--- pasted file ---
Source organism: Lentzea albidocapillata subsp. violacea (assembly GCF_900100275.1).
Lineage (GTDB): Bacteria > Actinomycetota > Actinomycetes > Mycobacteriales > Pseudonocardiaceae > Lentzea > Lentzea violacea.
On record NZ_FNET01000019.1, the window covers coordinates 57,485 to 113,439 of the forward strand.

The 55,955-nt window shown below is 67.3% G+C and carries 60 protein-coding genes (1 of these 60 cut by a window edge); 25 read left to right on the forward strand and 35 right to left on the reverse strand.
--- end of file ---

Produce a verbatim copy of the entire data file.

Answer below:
Source organism: Lentzea albidocapillata subsp. violacea (assembly GCF_900100275.1).
Lineage (GTDB): Bacteria > Actinomycetota > Actinomycetes > Mycobacteriales > Pseudonocardiaceae > Lentzea > Lentzea violacea.
On record NZ_FNET01000019.1, the window covers coordinates 57,485 to 113,439 of the forward strand.

The 55,955-nt window shown below is 67.3% G+C and carries 60 protein-coding genes (1 of these 60 cut by a window edge); 25 read left to right on the forward strand and 35 right to left on the reverse strand.